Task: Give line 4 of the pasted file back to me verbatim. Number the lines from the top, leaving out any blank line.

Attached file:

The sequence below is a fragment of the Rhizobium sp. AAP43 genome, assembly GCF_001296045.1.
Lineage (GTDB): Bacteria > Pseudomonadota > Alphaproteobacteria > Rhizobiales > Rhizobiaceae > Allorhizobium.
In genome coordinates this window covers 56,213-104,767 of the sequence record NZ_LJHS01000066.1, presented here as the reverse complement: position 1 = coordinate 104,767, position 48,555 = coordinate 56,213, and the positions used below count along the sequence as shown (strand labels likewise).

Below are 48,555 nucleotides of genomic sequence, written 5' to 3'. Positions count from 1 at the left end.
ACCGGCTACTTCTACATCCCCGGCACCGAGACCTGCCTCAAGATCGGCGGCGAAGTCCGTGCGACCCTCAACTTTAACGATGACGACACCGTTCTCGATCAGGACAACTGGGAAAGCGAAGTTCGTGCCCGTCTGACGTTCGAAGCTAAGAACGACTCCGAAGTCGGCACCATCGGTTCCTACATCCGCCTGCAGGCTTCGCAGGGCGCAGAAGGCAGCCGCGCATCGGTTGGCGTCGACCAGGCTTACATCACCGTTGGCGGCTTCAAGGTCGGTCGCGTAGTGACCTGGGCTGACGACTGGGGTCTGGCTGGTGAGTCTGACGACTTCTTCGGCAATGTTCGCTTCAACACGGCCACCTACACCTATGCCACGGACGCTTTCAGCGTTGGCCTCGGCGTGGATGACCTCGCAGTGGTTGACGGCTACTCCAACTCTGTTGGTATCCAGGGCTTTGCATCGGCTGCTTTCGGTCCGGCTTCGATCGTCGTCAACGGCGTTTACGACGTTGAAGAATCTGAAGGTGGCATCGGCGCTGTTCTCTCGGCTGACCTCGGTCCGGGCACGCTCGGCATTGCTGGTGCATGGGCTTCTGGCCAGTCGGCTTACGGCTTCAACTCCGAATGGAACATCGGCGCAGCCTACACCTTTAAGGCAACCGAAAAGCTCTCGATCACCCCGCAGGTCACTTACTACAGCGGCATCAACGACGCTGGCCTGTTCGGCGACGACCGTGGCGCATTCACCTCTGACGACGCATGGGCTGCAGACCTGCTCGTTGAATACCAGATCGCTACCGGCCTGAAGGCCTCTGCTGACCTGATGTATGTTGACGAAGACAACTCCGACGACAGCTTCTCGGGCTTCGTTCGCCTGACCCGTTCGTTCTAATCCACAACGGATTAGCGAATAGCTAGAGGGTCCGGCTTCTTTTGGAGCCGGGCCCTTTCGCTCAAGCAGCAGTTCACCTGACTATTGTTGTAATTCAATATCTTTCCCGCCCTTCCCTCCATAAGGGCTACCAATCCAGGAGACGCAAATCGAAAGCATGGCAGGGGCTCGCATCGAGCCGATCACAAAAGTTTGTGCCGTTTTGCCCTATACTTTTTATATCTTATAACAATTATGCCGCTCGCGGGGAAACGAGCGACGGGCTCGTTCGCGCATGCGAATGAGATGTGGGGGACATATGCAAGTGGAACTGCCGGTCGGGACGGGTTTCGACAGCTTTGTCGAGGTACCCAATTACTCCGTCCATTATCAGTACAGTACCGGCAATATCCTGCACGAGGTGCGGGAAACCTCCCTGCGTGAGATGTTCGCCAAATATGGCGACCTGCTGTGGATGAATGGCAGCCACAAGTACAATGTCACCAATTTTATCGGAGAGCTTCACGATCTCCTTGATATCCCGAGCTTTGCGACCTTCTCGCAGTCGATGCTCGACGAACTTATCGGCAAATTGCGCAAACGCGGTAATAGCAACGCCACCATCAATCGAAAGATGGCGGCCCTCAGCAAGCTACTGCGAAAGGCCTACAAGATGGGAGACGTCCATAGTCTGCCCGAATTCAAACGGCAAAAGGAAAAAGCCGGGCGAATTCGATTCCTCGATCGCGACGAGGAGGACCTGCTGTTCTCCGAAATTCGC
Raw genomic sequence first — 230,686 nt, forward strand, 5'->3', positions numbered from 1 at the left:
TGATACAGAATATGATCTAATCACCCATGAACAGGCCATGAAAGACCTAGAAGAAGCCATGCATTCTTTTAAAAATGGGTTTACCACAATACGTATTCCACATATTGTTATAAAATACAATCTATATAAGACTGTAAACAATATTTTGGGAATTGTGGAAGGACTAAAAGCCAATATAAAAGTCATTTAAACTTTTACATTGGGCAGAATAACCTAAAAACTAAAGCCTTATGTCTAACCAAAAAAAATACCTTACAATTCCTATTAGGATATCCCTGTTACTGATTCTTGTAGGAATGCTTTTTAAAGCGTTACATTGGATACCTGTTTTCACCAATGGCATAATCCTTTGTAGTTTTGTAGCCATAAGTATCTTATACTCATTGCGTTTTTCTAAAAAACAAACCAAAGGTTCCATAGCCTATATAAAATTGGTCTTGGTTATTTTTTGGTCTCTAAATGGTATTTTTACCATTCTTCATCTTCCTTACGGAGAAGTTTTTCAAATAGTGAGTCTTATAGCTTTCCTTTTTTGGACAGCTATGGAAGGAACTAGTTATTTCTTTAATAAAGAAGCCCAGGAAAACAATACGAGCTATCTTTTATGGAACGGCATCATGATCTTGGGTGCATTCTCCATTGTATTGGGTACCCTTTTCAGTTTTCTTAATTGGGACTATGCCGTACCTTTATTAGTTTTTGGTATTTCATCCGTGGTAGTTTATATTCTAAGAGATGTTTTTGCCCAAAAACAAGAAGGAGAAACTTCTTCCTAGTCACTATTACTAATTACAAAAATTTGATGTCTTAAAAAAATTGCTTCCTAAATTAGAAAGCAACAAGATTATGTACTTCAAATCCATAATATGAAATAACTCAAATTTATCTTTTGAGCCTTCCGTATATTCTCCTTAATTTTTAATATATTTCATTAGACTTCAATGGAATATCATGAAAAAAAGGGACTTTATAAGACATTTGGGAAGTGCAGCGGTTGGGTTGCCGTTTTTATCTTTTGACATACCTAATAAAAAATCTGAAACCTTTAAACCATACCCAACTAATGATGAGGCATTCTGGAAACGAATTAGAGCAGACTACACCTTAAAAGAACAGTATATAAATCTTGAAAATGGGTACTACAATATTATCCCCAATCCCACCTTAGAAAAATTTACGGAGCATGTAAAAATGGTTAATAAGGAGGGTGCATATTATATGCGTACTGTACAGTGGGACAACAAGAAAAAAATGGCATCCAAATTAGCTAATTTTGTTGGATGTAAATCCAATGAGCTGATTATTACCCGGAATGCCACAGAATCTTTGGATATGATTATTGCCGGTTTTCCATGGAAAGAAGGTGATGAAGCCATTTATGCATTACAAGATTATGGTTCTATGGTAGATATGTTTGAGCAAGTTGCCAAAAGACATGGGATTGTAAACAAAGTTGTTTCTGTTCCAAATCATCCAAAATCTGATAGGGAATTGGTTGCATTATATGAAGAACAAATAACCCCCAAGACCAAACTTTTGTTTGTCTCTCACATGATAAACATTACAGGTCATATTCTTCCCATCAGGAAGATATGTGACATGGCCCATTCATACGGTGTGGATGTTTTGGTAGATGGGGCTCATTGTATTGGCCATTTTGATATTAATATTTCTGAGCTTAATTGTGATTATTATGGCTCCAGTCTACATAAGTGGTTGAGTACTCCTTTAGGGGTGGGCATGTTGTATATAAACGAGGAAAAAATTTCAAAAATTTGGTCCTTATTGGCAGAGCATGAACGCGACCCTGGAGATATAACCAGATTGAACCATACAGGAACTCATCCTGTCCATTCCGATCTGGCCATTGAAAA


Below are 48,555 nucleotides of genomic sequence, written 5' to 3'. Positions count from 1 at the left end.